These days, video game announcements and news are usually just a few clicks away, but it wasn’t always that easy. The first way players discovered a game was often through commercials — yes, the kind on actual TV — and they only needed to grab your attention in 30 seconds. Not all of them have been successful, but there have been some absolutely brilliant video game commercials over the years, including some for less brilliant games. GameSpot has collected our picks for the best video game ads and commercials of all time, from the early days of the Atari 2600 to the most recent game.
Halo 3: “Believe”
One of the most effective video game commercials ever featured no gameplay or pre-rendered cinematics. In fact, it barely featured any movement at all. Titled “Believe”, the commercial for Halo 3 consists of panning shots on a small display, with terrified UNSC marines awaiting their fate as a giant swarm of Covenant surrounds them. On a hilltop, their leader holds Master Chief, thinking the Spartans have been defeated — but a plasma grenade in Master Chief’s hand tells us the battle is just beginning.
Gears of War: “Mad World”
Before Halo 3 was released on the Xbox 360, Microsoft had another great shooter franchise to keep players entertained, and its trailer has stuck with us for over 16 years. Gears of War’s Madworld trailer paints a bleak picture of Earth, with much of the world destroyed as the Locust and humanity continue their destructive war. The song – a cover that first appeared in Donnie Darko – suggests the game will be a bit more… safe The competition is over, but slicing an enemy in half with a chainsaw still sends us back to that trailer.
Assassin’s Creed: “Tears”
Before the Assassin’s Creed series evolved into an action-RPG with epic battles, it was a social stealth game that prioritized quick, efficient kills and silent escapes. In this commercial for the original game – set on Tears of Mass Invasion – we see Altair running along rooftops before making the famous “leap of faith”. He lands behind the Templar target, his hidden blade extended just as the scene ends. It’s the perfect introduction to what would become one of the most successful gaming franchises of all time, and it certainly makes us feel differently about the song that House theme.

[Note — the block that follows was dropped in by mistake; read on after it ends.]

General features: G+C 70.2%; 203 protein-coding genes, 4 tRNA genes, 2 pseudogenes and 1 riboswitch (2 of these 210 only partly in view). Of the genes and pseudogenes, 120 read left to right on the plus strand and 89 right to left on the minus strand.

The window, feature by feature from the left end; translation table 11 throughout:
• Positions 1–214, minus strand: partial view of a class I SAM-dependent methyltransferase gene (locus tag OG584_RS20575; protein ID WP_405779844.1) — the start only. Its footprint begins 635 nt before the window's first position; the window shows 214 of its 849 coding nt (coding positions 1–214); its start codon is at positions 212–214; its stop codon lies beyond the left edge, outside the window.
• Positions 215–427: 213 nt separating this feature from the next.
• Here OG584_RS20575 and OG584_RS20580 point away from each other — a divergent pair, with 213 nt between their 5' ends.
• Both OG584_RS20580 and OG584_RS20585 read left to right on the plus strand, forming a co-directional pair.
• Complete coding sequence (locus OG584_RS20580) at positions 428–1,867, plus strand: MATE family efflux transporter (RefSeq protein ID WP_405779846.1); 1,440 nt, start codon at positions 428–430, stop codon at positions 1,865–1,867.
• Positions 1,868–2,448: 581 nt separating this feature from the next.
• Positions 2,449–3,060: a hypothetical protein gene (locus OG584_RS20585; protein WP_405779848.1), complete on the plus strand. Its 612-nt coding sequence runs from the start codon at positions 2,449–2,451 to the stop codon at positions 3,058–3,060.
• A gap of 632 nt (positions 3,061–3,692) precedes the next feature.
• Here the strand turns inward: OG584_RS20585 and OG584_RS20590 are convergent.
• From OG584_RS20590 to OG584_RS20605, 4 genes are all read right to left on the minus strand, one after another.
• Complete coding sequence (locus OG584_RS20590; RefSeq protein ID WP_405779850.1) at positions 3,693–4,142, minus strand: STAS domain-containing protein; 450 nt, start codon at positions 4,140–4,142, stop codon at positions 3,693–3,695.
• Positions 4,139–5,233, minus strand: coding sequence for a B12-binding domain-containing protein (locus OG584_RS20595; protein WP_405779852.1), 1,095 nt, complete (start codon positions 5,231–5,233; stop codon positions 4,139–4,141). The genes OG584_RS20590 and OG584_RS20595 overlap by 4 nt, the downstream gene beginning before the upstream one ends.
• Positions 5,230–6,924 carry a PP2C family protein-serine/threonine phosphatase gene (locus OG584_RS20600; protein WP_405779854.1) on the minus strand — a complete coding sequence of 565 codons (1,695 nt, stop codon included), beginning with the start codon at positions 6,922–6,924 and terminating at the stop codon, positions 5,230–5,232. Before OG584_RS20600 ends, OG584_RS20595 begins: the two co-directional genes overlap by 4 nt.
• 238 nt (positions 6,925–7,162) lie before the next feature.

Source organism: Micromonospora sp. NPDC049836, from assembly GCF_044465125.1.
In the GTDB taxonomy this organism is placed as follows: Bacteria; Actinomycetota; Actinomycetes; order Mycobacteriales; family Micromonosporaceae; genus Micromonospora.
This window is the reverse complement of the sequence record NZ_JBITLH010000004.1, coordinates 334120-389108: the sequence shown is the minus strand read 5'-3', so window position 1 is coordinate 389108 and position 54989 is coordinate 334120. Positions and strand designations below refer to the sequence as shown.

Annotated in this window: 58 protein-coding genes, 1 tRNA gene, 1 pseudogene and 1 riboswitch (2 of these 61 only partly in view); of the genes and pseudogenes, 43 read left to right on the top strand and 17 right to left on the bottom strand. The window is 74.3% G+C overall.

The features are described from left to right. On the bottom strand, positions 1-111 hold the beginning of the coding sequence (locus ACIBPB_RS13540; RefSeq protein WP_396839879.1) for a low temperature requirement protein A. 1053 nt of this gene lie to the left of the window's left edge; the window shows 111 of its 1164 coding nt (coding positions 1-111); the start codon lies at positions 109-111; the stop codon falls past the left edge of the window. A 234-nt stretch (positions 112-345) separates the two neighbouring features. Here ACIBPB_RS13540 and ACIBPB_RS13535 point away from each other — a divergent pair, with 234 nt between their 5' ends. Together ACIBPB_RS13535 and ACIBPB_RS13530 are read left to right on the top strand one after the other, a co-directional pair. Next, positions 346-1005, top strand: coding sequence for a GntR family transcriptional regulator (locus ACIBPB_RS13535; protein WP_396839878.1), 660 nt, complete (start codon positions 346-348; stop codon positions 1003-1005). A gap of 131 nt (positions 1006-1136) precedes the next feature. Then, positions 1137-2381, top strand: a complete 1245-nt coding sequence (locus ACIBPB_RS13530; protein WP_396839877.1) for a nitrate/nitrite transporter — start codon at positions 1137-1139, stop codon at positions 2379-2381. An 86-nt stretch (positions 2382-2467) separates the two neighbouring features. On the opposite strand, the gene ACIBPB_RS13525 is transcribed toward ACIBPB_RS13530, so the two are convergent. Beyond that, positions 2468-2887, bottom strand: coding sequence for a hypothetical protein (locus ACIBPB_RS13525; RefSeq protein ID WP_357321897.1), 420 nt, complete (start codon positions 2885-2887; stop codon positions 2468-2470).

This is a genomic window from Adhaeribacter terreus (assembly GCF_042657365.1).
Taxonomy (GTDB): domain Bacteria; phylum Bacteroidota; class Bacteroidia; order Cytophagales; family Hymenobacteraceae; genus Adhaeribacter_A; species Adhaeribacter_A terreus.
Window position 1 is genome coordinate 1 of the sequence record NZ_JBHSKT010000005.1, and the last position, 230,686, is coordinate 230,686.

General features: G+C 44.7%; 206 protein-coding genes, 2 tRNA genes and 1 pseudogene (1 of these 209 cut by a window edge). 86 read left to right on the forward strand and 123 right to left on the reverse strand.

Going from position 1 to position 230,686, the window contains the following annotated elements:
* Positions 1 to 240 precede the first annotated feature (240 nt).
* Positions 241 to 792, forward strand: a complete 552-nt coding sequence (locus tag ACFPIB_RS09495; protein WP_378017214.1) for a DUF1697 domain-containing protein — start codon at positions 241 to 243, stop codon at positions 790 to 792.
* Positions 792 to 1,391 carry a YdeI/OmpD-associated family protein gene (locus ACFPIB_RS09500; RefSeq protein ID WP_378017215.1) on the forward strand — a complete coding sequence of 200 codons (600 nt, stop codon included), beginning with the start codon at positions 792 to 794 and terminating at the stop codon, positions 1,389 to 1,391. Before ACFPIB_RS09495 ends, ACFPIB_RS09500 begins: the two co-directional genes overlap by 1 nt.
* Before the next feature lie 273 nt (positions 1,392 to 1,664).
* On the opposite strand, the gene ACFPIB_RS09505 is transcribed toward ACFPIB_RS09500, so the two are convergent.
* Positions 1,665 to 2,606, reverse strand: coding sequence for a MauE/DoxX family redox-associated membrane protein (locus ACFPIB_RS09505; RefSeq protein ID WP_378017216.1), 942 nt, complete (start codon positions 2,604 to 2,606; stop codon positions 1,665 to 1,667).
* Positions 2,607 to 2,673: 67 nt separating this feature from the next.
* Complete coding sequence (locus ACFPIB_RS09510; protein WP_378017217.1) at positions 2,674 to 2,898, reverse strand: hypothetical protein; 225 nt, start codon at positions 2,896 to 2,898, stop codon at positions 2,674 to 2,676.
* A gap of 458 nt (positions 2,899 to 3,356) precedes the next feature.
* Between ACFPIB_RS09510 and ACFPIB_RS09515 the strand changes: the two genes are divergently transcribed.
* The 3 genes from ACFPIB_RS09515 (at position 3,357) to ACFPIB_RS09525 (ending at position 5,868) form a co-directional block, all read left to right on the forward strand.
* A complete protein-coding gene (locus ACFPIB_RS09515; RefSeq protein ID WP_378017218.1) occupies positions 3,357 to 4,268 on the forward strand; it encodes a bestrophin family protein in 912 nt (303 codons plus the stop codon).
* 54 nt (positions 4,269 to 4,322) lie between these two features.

Super Smash Bros.: Live Action Battle
These days, there are a lot of “worlds collide” fighting games out there, but when Super Smash Bros. targeted the Nintendo 64, so it was a completely new concept. That’s what made this live-action commercial for the game so awesome, because no one expected our favorite Nintendo characters to go from rolling around in a meadow to knocking each other unconscious. . The music makes the commercial even better, as does seeing Donkey Kong swing around Pikachu as if he’s about to throw him 400 feet. We’re sure seconds later Donkey Kong was completely killed by Yoshi’s hammer.
Would love to play the Wii.
Nintendo certainly has a way of establishing a new brand — just look at the instant recognition we all had for the Switch’s signature click. But a decade ago there was a commercial that did even better with just one sentence: “Wii would love to play.” A simple ad featuring two men in suits (we assume, or hope they worked for Nintendo), shows a family answering their door and He is being invited to play the Wii. It’s generally not advisable to invite strangers into your home, but when they have the latest Nintendo console and games to go with it, it’s probably fine. Both men stay busy, introducing many others to the Wii and ushering in one of Nintendo’s best eras.